Trunch Concerts 2014 – Music in an historic Norfolk Church

SATURDAY, 20th SEPTEMBER 2014 at  7.30 pm

Norfolk Winds (flute, oboe, clarinet, bassoon) with David Morgan (piano)

Popular flautist, Anna Hopkins, with friends playing oboe, clarinet and bassoon, perform

Danzi: Piano Quintet in D op 54
Madeleine Dring: Trio
Glinka: Trio Pathetique
Bach, Buxtehude, Jacob

Norfolk Winds, formed in 2010, is an ensemble comprising four of the most experienced and highly qualified woodwind players in the county, including the much-loved solo recitalist Anna Hopkins, flute. They often perform with the pianist and harpsichordist, David Morgan, extending the range of repertoire for combinations of flute, oboe, clarinet and bassoon, and already several Norfolk-based and European-based composers have written music especially for the group. The group sometimes performs in smaller combinations, further widening their range of repertoire. Norfolk Winds have enjoyed some very creditable reviews in their public concerts. They perform both in high-profile concert series and for fundraising events.

David Morgan studied composition with Reginald Smith-Brindle and William Mathias and organ with Brian Runnet and Noel Rawsthorne. He is an equally accomplished pianist, turning his talents to a wide range of solo and ensemble repertoire. Since retiring as Programme Manager for Performing Arts at City College Norwich in 2006 he has been the regular harpsichord continuo player for Norwich Baroque, too.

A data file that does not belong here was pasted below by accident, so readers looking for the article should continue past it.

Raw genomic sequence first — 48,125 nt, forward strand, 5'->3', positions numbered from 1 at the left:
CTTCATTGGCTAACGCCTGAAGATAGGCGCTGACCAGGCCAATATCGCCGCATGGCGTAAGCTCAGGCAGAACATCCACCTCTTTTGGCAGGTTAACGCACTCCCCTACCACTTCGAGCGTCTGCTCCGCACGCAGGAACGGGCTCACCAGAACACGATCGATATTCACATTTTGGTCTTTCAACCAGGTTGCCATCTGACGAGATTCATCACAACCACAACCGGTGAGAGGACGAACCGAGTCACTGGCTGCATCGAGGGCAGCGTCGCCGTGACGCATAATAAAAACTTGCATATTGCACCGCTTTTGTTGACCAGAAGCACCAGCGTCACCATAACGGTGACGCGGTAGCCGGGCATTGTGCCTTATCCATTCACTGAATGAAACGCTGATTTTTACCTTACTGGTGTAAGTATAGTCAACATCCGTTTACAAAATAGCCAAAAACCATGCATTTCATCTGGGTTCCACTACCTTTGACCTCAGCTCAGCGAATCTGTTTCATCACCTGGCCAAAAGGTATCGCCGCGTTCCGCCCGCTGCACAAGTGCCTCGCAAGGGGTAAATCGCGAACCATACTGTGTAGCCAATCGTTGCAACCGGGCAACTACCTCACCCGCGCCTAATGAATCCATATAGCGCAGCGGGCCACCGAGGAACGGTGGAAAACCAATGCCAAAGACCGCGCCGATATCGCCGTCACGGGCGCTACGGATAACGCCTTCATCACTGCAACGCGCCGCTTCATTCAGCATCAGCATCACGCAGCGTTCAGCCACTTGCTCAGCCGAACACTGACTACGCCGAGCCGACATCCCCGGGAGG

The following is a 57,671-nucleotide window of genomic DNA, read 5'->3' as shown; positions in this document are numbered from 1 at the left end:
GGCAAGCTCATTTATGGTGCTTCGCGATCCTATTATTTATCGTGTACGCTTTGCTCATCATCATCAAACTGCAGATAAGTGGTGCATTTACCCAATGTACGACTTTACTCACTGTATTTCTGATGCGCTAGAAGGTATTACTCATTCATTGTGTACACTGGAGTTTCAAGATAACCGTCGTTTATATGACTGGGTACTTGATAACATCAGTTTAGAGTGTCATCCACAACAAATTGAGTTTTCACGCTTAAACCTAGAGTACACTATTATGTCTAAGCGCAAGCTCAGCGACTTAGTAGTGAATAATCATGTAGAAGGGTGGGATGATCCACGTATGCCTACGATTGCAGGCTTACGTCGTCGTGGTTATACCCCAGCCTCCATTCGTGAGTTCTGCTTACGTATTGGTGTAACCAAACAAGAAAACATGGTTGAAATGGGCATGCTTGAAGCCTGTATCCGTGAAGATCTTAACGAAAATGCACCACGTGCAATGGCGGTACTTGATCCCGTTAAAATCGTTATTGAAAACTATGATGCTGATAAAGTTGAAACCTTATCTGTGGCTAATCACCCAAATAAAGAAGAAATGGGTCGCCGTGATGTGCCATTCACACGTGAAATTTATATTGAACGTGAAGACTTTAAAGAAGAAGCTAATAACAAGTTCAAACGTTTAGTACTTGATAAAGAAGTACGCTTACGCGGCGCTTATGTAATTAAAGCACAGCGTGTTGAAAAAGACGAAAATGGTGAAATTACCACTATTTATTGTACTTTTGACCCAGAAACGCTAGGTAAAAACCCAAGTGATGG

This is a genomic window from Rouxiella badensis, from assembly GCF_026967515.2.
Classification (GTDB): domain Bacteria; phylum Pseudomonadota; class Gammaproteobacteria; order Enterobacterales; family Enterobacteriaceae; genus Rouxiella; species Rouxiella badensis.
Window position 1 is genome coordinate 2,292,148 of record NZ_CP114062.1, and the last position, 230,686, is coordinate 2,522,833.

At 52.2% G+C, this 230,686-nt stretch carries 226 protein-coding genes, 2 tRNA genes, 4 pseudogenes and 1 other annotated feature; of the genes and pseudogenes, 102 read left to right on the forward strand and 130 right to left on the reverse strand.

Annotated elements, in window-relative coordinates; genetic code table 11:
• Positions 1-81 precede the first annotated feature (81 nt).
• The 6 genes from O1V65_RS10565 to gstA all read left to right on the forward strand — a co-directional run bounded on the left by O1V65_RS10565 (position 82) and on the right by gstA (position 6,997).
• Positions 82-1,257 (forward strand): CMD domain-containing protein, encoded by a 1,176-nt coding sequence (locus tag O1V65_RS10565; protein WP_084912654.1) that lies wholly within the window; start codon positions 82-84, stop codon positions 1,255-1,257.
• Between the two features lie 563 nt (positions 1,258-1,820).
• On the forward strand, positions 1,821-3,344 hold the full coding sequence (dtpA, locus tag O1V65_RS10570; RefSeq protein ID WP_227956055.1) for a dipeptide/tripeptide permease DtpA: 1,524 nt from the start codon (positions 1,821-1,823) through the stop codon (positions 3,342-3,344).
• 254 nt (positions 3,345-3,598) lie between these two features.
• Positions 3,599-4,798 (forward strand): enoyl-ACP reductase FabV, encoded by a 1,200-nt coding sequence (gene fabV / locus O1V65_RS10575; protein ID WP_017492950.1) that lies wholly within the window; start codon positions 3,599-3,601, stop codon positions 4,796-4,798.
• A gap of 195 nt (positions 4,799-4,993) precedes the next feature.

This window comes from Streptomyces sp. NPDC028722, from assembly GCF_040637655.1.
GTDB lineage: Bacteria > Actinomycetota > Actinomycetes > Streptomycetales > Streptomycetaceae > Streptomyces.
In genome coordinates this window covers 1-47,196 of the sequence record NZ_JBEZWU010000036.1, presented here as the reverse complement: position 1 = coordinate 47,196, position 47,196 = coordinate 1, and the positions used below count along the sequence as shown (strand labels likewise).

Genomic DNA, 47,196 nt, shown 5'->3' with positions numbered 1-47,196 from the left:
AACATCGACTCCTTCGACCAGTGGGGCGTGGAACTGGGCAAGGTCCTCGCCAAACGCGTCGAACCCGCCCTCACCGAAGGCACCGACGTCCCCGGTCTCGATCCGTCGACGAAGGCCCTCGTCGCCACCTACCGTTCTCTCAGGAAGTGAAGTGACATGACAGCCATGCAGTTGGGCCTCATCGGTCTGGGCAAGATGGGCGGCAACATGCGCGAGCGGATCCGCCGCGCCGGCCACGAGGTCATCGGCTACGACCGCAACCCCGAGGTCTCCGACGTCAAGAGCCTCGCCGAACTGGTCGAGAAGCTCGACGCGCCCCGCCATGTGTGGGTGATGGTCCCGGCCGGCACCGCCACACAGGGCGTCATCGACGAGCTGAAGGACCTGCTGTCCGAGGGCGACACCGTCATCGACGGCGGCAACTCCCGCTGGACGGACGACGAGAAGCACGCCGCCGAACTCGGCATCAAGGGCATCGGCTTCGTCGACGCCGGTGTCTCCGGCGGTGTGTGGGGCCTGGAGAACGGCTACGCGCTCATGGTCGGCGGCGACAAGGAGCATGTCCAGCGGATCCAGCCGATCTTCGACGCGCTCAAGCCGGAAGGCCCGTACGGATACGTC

Mikhail Glinka is known as ‘the father of Russian Music’. The Trio Pathetique was written at the prime of his manhood (just before he became ‘father’!) and reflects the drama and lyricism of the famous Italian opera houses, where he was honing his skills in composition before returning to St Petersburg to compose his great operas For the Life of a Czar and Ruslan & Ludmilla.

Madeleine Dring’s music is described neatly on Wikipedia:A student of Herbert HowellsGordon Jacob and occasionally Ralph Vaughan Williams, Madeleine Dring’s style is typically light and unpretentious. She admired the idiomatic and rhythmically vibrant writing of Francis Poulenc, which is echoed in her works. Her harmonizations are often jazzy; her writing has often been compared to that of George Gershwin.’ Her husband was the principal oboist of the LSO and her writing for winds in this trio combination is quite wonderful.

Franz Danzi was a contemporary of Beethoven. His Op. 54 quintet reflects a strong influence of the music of Mozart and Weber. Working in Mannheim and Munich, he had access to the finest wind players of his age. In this joyous ‘concerto’ for piano, the wind ‘backing’ is subtle and delicate.